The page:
SUNY Adirondack Community Roots: Alumni Collective Issue 7

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FOR THE NEXT GENERATION Avonlea Stiles was struggling and overwhelmed her senior year of high school, so she quit. The Ballston Spa native worked for a few years, then earned a TASC (Test Assessing Secondary Completion), attended a virtual open house event at SUNY Adirondack and enrolled in classes. Stiles graduated in May. The first-generation college student worked, commuted from her family home, earned several special academic and service awards, and had eight works included in Expressions, SUNY Adirondack’s annual literary magazine. Despite those considerable accomplishments, what she’s most proud of isn’t reflected in her GPA or literary accolades. “My brother is also a dropout and he said, ‘I saw you go through the GED,’ so he at least wants to do that,” Stiles said. “And my little sister has been wanting to go to college since I mentioned I was going.” In an article published in the Economics of Education Review, scholars from Harvard University and College Board illustrate the impact of an older sibling on little brothers and sisters.

According to “The relationship between siblings’ college choices,” a staggering 69 percent of younger siblings follow in their older brother or sister’s educational footsteps, attending the same type of college. Similarly, the children of college graduates are twice as likely to go to college as their first-generation peers. “Legacy” is used to describe a student who attends the same college — often Ivy League — as their parents. But, increasingly, “legacy” refers to what one leaves behind for subsequent generations.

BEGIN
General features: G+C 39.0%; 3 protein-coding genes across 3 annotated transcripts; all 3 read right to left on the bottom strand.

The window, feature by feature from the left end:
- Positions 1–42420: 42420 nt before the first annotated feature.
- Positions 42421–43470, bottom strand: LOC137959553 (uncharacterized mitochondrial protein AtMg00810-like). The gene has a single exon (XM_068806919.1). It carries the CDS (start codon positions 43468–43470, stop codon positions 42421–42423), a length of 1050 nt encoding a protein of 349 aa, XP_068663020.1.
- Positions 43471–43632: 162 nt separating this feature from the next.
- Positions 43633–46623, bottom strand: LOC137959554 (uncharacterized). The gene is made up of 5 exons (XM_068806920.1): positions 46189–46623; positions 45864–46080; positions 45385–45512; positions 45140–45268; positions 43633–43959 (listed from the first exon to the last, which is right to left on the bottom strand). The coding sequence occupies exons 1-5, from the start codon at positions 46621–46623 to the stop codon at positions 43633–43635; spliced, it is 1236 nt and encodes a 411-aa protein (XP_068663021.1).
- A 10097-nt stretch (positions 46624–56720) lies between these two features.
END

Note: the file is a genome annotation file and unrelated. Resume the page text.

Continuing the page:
With some hard work and a brave decision, Stiles changed the trajectory of lives — not just her own and those of any children she may have, but also of her siblings and their children — creating a legacy of her own. Approximately 30 percent of


community college students in the United States are first-generation students. SUNY Adirondack is no exception. When our graduates’ siblings enroll and, decades later, their children, we marvel at the many ways the college changes lives and provides opportunity for everyone to pursue their dreams. Among Stiles’ lauded poems, she pays tribute to Hephaestus, the Greek god of fire who was born lame and cast from heaven by his parents, Hera and Zeus. He was returned to Olympus, where he became a master craftsman who forged weapons for the gods. In “A Letter to Hephaestus,” Stiles wrote: “For you represent the rest of us The weak feeble and small I thank you for lighting the torch and passing it to those of us who are in desperate need of light” Throughout this edition of Community Roots, we share the stories of SUNY Adirondack alumni who, like Stiles, inspire ripples throughout their families and our community, and shine light on the possibilities within each of us.

VOL. 7 | SUMMER 2022

MUCH LIKE THE COLLEGE COMMUNITY, SUNY ADIRONDACK ALUMNI ARE A MICROCOSM OF OUR BROADER COMMUNITY. They come in as students, searching, find themselves here, then bring their gifts out into the world as caring agents of change. In this quarterly magazine, we celebrate all the ways our alumni shape our world, close to home and afar, with their hearts always rooted right here at SUNY Adirondack.